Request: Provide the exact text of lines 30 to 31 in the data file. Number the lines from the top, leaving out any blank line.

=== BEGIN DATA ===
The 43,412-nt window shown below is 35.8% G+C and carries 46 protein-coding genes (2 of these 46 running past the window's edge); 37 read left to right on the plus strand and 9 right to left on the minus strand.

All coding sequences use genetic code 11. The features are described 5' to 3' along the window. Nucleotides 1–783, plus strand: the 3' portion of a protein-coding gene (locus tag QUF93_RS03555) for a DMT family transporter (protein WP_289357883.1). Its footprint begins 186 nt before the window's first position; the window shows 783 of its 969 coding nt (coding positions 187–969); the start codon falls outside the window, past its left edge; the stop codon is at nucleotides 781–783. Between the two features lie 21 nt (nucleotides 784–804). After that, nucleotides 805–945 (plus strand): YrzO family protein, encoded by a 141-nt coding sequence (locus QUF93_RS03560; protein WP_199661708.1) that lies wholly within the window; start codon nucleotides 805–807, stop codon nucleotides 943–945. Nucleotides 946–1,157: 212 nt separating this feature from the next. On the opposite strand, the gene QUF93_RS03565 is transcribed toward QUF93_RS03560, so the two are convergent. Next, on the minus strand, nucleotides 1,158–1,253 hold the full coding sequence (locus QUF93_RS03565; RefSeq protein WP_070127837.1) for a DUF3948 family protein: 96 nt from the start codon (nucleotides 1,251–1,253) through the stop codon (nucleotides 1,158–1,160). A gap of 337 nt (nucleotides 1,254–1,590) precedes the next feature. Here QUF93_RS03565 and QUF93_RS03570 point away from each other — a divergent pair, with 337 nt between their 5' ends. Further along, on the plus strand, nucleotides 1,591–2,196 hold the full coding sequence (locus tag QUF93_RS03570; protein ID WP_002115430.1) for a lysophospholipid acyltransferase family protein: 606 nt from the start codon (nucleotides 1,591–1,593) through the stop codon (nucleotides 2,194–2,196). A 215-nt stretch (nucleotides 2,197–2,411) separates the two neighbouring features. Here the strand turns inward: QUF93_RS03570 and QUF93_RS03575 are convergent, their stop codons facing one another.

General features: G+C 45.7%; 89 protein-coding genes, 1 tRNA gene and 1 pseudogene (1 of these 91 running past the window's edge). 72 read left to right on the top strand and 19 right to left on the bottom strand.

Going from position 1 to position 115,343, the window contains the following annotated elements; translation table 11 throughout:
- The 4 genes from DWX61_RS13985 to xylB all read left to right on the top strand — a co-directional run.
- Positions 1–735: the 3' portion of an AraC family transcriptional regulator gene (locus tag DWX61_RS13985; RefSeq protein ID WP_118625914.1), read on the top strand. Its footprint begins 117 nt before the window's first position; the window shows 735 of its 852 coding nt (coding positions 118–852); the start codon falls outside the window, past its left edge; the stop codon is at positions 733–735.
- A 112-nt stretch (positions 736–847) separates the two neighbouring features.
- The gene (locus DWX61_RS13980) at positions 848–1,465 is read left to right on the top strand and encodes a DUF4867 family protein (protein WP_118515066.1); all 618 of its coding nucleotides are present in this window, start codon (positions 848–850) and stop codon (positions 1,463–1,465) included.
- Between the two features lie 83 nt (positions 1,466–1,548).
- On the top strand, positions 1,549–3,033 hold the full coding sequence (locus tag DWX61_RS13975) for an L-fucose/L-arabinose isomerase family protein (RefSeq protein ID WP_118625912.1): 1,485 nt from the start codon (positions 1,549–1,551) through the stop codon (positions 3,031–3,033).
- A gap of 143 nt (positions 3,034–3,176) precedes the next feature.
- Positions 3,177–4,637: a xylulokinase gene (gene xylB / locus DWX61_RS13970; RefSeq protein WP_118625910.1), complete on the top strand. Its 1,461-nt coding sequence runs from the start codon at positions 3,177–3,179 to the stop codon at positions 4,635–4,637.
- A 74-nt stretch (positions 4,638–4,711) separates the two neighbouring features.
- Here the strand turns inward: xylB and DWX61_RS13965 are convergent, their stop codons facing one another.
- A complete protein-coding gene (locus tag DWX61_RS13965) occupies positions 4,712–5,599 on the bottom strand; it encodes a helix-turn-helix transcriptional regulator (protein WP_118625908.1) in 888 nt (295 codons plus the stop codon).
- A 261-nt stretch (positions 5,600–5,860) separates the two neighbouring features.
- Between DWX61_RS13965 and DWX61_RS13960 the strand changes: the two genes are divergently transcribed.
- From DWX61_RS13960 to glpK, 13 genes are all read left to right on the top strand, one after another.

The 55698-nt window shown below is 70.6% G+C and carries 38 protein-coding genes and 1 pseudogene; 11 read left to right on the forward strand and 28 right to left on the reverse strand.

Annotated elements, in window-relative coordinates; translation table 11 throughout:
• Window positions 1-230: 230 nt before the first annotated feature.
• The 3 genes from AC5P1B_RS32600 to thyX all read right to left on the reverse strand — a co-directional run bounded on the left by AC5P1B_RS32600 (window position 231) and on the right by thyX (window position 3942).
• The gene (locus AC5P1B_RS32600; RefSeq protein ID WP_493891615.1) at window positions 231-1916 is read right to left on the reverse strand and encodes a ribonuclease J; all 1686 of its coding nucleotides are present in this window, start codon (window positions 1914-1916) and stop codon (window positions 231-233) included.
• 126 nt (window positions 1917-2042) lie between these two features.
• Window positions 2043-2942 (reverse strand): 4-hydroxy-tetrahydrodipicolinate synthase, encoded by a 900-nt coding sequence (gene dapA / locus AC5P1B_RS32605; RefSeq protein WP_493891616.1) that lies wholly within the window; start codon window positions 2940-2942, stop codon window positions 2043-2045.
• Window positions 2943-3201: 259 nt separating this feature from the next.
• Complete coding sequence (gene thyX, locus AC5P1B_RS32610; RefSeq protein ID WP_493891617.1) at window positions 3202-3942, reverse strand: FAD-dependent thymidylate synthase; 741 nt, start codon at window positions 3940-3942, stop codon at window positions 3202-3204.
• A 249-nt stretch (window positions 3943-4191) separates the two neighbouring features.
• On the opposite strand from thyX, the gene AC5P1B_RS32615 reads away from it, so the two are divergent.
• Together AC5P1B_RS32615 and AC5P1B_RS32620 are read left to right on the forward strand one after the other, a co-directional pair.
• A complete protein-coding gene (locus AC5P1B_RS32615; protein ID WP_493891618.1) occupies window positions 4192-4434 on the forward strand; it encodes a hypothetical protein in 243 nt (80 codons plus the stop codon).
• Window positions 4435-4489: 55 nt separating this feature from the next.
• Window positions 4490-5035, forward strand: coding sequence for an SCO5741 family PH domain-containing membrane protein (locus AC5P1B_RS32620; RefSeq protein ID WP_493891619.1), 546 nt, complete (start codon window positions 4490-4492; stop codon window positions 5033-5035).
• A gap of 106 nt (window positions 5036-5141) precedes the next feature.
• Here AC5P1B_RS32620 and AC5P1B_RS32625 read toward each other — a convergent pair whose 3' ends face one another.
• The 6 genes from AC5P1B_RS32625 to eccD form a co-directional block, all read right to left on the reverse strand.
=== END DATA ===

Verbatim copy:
• Together AC5P1B_RS32615 and AC5P1B_RS32620 are read left to right on the forward strand one after the other, a co-directional pair.
• A complete protein-coding gene (locus AC5P1B_RS32615; protein ID WP_493891618.1) occupies window positions 4192-4434 on the forward strand; it encodes a hypothetical protein in 243 nt (80 codons plus the stop codon).